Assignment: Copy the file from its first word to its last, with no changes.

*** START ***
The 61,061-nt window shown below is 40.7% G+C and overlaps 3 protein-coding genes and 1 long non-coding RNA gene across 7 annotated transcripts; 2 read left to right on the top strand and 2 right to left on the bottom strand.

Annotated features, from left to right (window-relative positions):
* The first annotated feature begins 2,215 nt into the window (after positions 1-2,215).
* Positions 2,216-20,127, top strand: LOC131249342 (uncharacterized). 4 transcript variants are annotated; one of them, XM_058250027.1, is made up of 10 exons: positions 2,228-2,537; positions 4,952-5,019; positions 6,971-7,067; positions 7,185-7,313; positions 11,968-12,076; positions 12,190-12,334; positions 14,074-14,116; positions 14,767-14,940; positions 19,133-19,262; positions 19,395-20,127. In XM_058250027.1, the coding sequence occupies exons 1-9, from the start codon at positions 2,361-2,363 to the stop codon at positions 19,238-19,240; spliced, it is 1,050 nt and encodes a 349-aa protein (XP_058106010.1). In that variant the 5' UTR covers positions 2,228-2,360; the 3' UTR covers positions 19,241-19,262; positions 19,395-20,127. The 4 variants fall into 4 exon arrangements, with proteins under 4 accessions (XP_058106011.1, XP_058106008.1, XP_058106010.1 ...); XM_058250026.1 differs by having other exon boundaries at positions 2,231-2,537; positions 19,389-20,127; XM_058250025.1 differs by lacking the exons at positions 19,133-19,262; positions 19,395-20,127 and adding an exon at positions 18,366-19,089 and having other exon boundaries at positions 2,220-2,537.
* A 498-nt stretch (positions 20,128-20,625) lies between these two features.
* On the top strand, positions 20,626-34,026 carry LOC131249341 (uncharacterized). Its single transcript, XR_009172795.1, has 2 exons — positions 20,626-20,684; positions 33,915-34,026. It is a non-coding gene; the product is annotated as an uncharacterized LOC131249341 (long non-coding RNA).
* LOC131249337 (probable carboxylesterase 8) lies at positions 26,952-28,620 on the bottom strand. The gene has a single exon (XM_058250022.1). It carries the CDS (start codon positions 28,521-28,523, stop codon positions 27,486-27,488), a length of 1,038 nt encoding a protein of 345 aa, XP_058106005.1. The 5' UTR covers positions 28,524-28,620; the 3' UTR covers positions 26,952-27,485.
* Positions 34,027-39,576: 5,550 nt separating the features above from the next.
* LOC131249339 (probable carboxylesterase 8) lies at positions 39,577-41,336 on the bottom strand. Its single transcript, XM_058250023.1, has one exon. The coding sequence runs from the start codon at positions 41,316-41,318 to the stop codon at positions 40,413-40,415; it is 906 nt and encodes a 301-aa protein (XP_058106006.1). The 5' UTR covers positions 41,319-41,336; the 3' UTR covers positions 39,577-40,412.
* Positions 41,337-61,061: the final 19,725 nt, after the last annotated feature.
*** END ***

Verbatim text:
The 61,061-nt window shown below is 40.7% G+C and overlaps 3 protein-coding genes and 1 long non-coding RNA gene across 7 annotated transcripts; 2 read left to right on the top strand and 2 right to left on the bottom strand.

Annotated features, from left to right (window-relative positions):
* The first annotated feature begins 2,215 nt into the window (after positions 1-2,215).
* Positions 2,216-20,127, top strand: LOC131249342 (uncharacterized). 4 transcript variants are annotated; one of them, XM_058250027.1, is made up of 10 exons: positions 2,228-2,537; positions 4,952-5,019; positions 6,971-7,067; positions 7,185-7,313; positions 11,968-12,076; positions 12,190-12,334; positions 14,074-14,116; positions 14,767-14,940; positions 19,133-19,262; positions 19,395-20,127. In XM_058250027.1, the coding sequence occupies exons 1-9, from the start codon at positions 2,361-2,363 to the stop codon at positions 19,238-19,240; spliced, it is 1,050 nt and encodes a 349-aa protein (XP_058106010.1). In that variant the 5' UTR covers positions 2,228-2,360; the 3' UTR covers positions 19,241-19,262; positions 19,395-20,127. The 4 variants fall into 4 exon arrangements, with proteins under 4 accessions (XP_058106011.1, XP_058106008.1, XP_058106010.1 ...); XM_058250026.1 differs by having other exon boundaries at positions 2,231-2,537; positions 19,389-20,127; XM_058250025.1 differs by lacking the exons at positions 19,133-19,262; positions 19,395-20,127 and adding an exon at positions 18,366-19,089 and having other exon boundaries at positions 2,220-2,537.
* A 498-nt stretch (positions 20,128-20,625) lies between these two features.
* On the top strand, positions 20,626-34,026 carry LOC131249341 (uncharacterized). Its single transcript, XR_009172795.1, has 2 exons — positions 20,626-20,684; positions 33,915-34,026. It is a non-coding gene; the product is annotated as an uncharacterized LOC131249341 (long non-coding RNA).
* LOC131249337 (probable carboxylesterase 8) lies at positions 26,952-28,620 on the bottom strand. The gene has a single exon (XM_058250022.1). It carries the CDS (start codon positions 28,521-28,523, stop codon positions 27,486-27,488), a length of 1,038 nt encoding a protein of 345 aa, XP_058106005.1. The 5' UTR covers positions 28,524-28,620; the 3' UTR covers positions 26,952-27,485.
* Positions 34,027-39,576: 5,550 nt separating the features above from the next.
* LOC131249339 (probable carboxylesterase 8) lies at positions 39,577-41,336 on the bottom strand. Its single transcript, XM_058250023.1, has one exon. The coding sequence runs from the start codon at positions 41,316-41,318 to the stop codon at positions 40,413-40,415; it is 906 nt and encodes a 301-aa protein (XP_058106006.1). The 5' UTR covers positions 41,319-41,336; the 3' UTR covers positions 39,577-40,412.
* Positions 41,337-61,061: the final 19,725 nt, after the last annotated feature.